WILSON, Thomas Hurland, Head, Married, M, 65, Brewers Labourer, Yorkshire Old Malton,
WILSON, Lydia Ann, Wife, Married 36 years, F, 66, Laundress, Dorsetshire Marnal,
WILSON, Harry, Son, Single, M, 24, Wheelwright, Yorkshire Old Malton,
WILSON, Doris, Niece, Single, F, 8, School, Yorkshire Norton,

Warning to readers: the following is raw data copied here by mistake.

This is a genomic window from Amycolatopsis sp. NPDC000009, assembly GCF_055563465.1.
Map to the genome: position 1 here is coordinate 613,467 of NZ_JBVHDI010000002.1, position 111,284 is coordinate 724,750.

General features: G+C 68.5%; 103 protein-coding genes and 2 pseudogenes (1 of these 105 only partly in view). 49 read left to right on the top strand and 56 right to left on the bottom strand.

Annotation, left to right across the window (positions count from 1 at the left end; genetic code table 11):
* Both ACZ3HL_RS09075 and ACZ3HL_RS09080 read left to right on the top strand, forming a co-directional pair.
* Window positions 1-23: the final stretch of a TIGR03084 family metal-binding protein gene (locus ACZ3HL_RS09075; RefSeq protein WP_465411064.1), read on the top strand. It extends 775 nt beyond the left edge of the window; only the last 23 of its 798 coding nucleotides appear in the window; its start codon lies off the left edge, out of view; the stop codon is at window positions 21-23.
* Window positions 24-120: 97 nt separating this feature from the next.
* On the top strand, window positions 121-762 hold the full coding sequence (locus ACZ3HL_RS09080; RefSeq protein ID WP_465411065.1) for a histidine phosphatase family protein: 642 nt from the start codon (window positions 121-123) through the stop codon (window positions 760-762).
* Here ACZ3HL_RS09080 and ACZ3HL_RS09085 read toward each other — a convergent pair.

Harry enlisted in the 5th Battalion of the Yorkshire Regiment and was sent out to Flanders with several others from Old Malton.  The 5th  Battalion suffered terrible losses on the first day of the Battle of Flers- Courcelette on 15th September with 32 officers and men killed on that day.  Harry was hit in the lower back by shrapnel and sent back to hospital in Brighton where he died just over a month later.  “Soldiers died in the Great War” records that he died of wounds while the Memorial Pages for the Yorkshire Regiment record that he died at home.